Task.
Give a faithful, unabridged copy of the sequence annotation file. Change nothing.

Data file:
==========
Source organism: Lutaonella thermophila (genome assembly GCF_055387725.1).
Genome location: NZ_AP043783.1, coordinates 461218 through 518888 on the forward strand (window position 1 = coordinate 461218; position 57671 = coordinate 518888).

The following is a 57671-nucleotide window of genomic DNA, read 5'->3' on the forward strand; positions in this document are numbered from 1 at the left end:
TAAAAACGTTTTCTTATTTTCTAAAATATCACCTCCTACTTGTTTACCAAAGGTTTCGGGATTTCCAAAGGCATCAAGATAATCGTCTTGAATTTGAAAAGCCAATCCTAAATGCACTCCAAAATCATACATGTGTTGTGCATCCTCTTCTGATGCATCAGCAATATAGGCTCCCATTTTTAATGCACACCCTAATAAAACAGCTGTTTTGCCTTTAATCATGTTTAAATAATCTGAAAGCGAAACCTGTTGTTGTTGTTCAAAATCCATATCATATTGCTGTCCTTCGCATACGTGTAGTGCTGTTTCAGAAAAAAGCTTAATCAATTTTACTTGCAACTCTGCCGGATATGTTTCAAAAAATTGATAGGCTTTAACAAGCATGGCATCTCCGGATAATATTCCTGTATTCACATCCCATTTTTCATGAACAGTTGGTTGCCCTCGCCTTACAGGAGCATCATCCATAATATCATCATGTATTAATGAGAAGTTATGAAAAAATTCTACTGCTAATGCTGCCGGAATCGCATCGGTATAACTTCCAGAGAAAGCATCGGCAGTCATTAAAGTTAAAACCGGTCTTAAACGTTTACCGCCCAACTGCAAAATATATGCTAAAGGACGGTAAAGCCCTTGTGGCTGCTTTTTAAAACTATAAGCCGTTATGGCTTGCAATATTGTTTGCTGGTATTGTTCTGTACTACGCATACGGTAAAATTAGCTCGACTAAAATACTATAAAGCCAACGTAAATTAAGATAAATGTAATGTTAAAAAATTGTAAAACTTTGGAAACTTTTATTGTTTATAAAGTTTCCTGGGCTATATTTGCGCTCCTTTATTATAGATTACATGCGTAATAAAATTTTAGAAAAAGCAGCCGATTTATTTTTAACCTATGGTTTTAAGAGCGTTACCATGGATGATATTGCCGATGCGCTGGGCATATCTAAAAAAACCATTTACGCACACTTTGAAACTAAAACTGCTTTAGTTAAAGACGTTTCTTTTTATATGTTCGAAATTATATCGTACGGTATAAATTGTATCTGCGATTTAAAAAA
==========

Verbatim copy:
Source organism: Lutaonella thermophila (genome assembly GCF_055387725.1).
Genome location: NZ_AP043783.1, coordinates 461218 through 518888 on the forward strand (window position 1 = coordinate 461218; position 57671 = coordinate 518888).

The following is a 57671-nucleotide window of genomic DNA, read 5'->3' on the forward strand; positions in this document are numbered from 1 at the left end:
TAAAAACGTTTTCTTATTTTCTAAAATATCACCTCCTACTTGTTTACCAAAGGTTTCGGGATTTCCAAAGGCATCAAGATAATCGTCTTGAATTTGAAAAGCCAATCCTAAATGCACTCCAAAATCATACATGTGTTGTGCATCCTCTTCTGATGCATCAGCAATATAGGCTCCCATTTTTAATGCACACCCTAATAAAACAGCTGTTTTGCCTTTAATCATGTTTAAATAATCTGAAAGCGAAACCTGTTGTTGTTGTTCAAAATCCATATCATATTGCTGTCCTTCGCATACGTGTAGTGCTGTTTCAGAAAAAAGCTTAATCAATTTTACTTGCAACTCTGCCGGATATGTTTCAAAAAATTGATAGGCTTTAACAAGCATGGCATCTCCGGATAATATTCCTGTATTCACATCCCATTTTTCATGAACAGTTGGTTGCCCTCGCCTTACAGGAGCATCATCCATAATATCATCATGTATTAATGAGAAGTTATGAAAAAATTCTACTGCTAATGCTGCCGGAATCGCATCGGTATAACTTCCAGAGAAAGCATCGGCAGTCATTAAAGTTAAAACCGGTCTTAAACGTTTACCGCCCAACTGCAAAATATATGCTAAAGGACGGTAAAGCCCTTGTGGCTGCTTTTTAAAACTATAAGCCGTTATGGCTTGCAATATTGTTTGCTGGTATTGTTCTGTACTACGCATACGGTAAAATTAGCTCGACTAAAATACTATAAAGCCAACGTAAATTAAGATAAATGTAATGTTAAAAAATTGTAAAACTTTGGAAACTTTTATTGTTTATAAAGTTTCCTGGGCTATATTTGCGCTCCTTTATTATAGATTACATGCGTAATAAAATTTTAGAAAAAGCAGCCGATTTATTTTTAACCTATGGTTTTAAGAGCGTTACCATGGATGATATTGCCGATGCGCTGGGCATATCTAAAAAAACCATTTACGCACACTTTGAAACTAAAACTGCTTTAGTTAAAGACGTTTCTTTTTATATGTTCGAAATTATATCGTACGGTATAAATTGTATCTGCGATTTAAAAAA